There are many variants of the MTHFR gene, and the most common variant is the C667T variant. In the U.S., about 25% of people who are Hispanic, and 10 to 15% of people who are Caucasian have two copies of C677T. In fact, there are more people with variants than people who don’t have them in the U.S.

Some concern over MTHFR gene variants may stem from the finding that certain gene variants lead to decrease in enzyme function. In cases where MTHFR enzyme function is severely reduced, it can lead to a condition called homocystinuria, a buildup of the amino acid homocysteine in the body.

However, this condition is mainly associated with rare MTHFR gene variants, not with common variants like the C677T variant. Other causes of homocysteinuria can include dietary deficiencies, including folate deficiency, which can be treated with folic acid supplementation, as explained earlier. This is yet another instance in which the claim that folic acid is bad for “those with MTHFR”, presumably referring to gene variants, is inconsistent with real-world evidence.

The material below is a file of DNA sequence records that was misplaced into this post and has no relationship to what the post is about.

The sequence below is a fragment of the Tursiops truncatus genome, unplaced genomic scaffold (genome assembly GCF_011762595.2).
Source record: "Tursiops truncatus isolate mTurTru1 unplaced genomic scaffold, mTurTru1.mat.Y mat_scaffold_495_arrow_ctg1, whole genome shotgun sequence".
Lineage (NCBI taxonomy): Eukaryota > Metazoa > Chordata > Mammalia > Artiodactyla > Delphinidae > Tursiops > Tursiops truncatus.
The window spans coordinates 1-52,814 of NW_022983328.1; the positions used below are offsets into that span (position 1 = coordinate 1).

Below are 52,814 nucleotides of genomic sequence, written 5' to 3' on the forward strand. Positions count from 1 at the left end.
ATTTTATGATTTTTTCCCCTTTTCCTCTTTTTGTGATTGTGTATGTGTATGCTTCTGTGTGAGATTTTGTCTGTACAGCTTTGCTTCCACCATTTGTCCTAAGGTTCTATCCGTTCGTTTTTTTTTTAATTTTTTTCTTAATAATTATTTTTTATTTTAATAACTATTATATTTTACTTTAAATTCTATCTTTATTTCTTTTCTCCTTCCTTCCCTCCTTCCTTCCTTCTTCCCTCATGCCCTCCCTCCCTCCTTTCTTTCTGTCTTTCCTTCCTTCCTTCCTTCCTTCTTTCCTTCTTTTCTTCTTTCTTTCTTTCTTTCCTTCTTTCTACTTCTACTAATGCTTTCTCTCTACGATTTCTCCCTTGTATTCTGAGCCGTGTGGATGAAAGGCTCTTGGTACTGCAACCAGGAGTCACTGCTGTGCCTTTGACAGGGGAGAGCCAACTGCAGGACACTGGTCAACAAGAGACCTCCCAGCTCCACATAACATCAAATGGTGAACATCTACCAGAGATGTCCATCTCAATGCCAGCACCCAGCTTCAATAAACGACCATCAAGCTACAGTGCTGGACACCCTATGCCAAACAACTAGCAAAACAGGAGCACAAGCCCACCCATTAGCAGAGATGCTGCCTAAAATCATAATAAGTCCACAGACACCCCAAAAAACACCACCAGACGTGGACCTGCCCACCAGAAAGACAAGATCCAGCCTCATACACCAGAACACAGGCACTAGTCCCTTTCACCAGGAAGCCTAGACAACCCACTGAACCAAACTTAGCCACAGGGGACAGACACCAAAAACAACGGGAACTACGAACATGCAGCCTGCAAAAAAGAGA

The U.S. Centers for Disease Control and Prevention clarified that people who carry the common C667T variant shouldn’t avoid folic acid, as they can safely and effectively process different kinds of folate, including folic acid. The claim that people with MTHFR mutations shouldn’t take medications like Tylenol and antidepressants is baseless.

Overall, the claim that people with MTHFR gene variants should avoid vaccines and medications like folic acid, Tylenol, and antidepressants, aren’t founded on scientific evidence and could even be harmful to people as it may discourage patients from taking their prescribed medications.



Published on: 02 May 2022 | Editor: